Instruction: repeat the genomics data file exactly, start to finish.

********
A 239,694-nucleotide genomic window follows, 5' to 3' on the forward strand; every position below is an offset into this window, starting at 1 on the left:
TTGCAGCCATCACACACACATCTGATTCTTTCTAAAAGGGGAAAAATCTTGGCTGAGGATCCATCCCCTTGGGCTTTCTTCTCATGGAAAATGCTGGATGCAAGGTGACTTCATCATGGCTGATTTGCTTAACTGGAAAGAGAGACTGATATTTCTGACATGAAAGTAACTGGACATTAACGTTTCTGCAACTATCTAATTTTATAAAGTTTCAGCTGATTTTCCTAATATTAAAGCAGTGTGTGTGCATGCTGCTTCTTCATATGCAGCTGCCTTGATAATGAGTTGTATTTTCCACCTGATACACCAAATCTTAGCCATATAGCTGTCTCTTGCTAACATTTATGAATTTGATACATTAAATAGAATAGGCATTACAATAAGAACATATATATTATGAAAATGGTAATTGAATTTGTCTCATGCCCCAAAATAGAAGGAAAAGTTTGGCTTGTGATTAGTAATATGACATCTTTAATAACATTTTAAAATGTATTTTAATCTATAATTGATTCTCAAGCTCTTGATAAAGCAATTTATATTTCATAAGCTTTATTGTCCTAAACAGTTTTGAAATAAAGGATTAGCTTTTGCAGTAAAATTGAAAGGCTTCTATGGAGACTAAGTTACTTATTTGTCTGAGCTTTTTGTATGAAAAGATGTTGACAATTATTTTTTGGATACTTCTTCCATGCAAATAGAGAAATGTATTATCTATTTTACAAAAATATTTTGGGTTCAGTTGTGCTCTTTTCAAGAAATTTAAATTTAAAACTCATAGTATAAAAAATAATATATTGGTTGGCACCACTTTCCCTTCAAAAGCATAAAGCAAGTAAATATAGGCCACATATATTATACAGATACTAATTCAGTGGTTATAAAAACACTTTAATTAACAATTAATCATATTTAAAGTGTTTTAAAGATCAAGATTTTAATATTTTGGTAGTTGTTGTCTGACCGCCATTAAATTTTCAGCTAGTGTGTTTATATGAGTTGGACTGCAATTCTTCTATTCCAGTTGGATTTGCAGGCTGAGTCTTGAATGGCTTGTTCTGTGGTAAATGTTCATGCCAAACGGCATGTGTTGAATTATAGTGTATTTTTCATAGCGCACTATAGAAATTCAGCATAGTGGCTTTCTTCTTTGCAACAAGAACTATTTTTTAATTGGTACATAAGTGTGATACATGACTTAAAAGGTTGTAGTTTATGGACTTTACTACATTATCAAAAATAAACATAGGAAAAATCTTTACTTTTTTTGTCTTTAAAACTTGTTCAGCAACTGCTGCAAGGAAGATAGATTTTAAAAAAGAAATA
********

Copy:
A 239,694-nucleotide genomic window follows, 5' to 3' on the forward strand; every position below is an offset into this window, starting at 1 on the left:
TTGCAGCCATCACACACACATCTGATTCTTTCTAAAAGGGGAAAAATCTTGGCTGAGGATCCATCCCCTTGGGCTTTCTTCTCATGGAAAATGCTGGATGCAAGGTGACTTCATCATGGCTGATTTGCTTAACTGGAAAGAGAGACTGATATTTCTGACATGAAAGTAACTGGACATTAACGTTTCTGCAACTATCTAATTTTATAAAGTTTCAGCTGATTTTCCTAATATTAAAGCAGTGTGTGTGCATGCTGCTTCTTCATATGCAGCTGCCTTGATAATGAGTTGTATTTTCCACCTGATACACCAAATCTTAGCCATATAGCTGTCTCTTGCTAACATTTATGAATTTGATACATTAAATAGAATAGGCATTACAATAAGAACATATATATTATGAAAATGGTAATTGAATTTGTCTCATGCCCCAAAATAGAAGGAAAAGTTTGGCTTGTGATTAGTAATATGACATCTTTAATAACATTTTAAAATGTATTTTAATCTATAATTGATTCTCAAGCTCTTGATAAAGCAATTTATATTTCATAAGCTTTATTGTCCTAAACAGTTTTGAAATAAAGGATTAGCTTTTGCAGTAAAATTGAAAGGCTTCTATGGAGACTAAGTTACTTATTTGTCTGAGCTTTTTGTATGAAAAGATGTTGACAATTATTTTTTGGATACTTCTTCCATGCAAATAGAGAAATGTATTATCTATTTTACAAAAATATTTTGGGTTCAGTTGTGCTCTTTTCAAGAAATTTAAATTTAAAACTCATAGTATAAAAAATAATATATTGGTTGGCACCACTTTCCCTTCAAAAGCATAAAGCAAGTAAATATAGGCCACATATATTATACAGATACTAATTCAGTGGTTATAAAAACACTTTAATTAACAATTAATCATATTTAAAGTGTTTTAAAGATCAAGATTTTAATATTTTGGTAGTTGTTGTCTGACCGCCATTAAATTTTCAGCTAGTGTGTTTATATGAGTTGGACTGCAATTCTTCTATTCCAGTTGGATTTGCAGGCTGAGTCTTGAATGGCTTGTTCTGTGGTAAATGTTCATGCCAAACGGCATGTGTTGAATTATAGTGTATTTTTCATAGCGCACTATAGAAATTCAGCATAGTGGCTTTCTTCTTTGCAACAAGAACTATTTTTTAATTGGTACATAAGTGTGATACATGACTTAAAAGGTTGTAGTTTATGGACTTTACTACATTATCAAAAATAAACATAGGAAAAATCTTTACTTTTTTTGTCTTTAAAACTTGTTCAGCAACTGCTGCAAGGAAGATAGATTTTAAAAAAGAAATA